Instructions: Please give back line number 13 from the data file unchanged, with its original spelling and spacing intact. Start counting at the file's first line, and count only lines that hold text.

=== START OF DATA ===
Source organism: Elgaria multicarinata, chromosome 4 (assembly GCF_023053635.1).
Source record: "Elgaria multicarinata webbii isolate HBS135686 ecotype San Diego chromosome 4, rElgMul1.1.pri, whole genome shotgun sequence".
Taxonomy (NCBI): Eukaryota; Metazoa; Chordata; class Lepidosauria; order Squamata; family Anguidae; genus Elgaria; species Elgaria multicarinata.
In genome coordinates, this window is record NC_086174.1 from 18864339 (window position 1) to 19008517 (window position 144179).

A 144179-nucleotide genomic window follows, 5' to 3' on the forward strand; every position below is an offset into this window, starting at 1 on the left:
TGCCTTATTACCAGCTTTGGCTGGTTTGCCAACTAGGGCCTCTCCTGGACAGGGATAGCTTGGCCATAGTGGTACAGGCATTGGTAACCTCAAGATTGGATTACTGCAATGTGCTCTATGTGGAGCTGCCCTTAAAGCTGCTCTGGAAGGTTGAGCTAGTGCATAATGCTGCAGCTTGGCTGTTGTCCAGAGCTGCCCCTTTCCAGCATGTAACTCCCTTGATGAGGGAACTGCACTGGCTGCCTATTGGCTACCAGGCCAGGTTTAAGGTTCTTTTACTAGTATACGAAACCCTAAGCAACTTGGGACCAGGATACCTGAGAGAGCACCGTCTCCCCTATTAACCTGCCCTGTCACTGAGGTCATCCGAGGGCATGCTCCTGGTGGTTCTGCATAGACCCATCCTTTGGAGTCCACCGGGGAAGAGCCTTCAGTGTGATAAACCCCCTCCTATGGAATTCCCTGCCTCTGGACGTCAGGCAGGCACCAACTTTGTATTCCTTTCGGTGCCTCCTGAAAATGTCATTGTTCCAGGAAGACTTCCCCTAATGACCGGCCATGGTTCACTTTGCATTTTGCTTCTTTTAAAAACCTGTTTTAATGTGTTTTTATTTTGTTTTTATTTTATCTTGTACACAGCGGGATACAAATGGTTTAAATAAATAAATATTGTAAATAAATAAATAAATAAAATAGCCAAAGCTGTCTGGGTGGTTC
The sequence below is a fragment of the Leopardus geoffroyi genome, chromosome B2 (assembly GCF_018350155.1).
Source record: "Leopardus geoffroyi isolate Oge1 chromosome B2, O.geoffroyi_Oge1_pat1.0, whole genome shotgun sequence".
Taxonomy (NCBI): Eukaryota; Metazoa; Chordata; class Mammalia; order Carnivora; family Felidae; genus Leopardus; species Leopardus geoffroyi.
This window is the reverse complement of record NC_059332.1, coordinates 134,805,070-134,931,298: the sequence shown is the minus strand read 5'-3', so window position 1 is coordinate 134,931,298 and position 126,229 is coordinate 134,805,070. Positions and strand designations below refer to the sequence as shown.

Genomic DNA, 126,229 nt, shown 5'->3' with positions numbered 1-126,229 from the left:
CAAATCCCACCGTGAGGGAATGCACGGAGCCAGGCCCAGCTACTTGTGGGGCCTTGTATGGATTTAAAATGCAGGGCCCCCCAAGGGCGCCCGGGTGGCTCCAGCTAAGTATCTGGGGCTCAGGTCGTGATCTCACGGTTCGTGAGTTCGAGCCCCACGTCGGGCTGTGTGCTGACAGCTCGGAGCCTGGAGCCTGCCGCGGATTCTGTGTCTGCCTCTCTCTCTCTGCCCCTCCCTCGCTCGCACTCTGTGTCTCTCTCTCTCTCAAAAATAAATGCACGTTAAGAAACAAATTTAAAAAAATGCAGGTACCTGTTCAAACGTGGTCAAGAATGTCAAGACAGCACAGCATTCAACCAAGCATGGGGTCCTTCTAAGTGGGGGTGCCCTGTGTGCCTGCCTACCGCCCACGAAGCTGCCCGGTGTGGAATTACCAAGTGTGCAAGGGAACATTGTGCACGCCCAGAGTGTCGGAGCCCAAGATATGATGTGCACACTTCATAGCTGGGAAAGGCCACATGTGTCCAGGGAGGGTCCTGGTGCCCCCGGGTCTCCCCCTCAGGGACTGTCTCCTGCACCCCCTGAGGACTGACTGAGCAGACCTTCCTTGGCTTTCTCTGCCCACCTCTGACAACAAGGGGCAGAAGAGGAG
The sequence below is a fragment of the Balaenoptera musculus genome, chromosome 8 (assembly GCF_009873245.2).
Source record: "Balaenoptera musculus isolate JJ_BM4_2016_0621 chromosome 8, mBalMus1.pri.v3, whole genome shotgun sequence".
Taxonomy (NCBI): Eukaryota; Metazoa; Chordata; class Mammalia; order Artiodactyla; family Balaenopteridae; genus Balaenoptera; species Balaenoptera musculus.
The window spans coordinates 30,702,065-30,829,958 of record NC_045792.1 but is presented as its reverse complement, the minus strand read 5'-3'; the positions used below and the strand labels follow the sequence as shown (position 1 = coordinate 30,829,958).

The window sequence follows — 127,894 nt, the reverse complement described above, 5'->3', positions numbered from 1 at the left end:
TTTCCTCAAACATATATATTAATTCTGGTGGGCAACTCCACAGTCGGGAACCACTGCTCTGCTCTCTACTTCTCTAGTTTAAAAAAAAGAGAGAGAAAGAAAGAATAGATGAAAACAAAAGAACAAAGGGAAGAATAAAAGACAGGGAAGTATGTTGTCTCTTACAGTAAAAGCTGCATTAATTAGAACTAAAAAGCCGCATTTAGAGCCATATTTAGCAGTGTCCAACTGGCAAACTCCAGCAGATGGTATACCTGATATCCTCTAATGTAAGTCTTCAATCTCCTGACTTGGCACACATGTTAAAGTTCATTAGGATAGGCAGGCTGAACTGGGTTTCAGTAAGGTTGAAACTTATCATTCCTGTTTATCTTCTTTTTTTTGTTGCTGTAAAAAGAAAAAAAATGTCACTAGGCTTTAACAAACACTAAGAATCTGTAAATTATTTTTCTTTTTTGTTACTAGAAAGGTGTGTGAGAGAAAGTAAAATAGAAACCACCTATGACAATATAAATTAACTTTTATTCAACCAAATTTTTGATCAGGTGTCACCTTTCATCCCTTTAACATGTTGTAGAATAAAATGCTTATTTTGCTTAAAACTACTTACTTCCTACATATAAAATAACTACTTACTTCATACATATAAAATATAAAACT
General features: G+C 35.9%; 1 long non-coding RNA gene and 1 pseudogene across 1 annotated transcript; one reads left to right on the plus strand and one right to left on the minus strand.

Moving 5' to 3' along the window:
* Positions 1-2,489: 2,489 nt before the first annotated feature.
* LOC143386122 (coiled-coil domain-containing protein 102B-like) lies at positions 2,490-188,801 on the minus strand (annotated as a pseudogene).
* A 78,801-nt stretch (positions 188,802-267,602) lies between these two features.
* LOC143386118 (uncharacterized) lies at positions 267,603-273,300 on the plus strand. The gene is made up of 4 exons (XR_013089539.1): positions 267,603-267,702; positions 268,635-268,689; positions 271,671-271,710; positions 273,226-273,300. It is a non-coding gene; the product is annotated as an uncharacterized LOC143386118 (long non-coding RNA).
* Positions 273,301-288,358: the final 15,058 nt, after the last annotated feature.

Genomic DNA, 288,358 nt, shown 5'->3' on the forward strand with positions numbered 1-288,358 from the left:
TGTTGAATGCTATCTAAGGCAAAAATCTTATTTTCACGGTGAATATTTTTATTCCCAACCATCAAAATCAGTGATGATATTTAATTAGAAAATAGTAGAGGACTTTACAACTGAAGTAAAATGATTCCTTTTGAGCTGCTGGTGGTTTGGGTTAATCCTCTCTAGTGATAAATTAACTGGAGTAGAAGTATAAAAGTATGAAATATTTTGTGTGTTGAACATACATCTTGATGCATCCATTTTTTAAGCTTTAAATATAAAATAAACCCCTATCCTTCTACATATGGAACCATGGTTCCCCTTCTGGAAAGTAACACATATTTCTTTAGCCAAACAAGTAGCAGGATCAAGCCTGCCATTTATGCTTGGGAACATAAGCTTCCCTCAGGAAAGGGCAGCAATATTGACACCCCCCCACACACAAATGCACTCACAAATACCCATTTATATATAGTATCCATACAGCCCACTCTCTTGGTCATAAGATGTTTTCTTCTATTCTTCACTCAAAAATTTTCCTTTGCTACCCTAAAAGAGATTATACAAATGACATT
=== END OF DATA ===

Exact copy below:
The sequence below is a fragment of the Balaenoptera musculus genome, chromosome 8 (assembly GCF_009873245.2).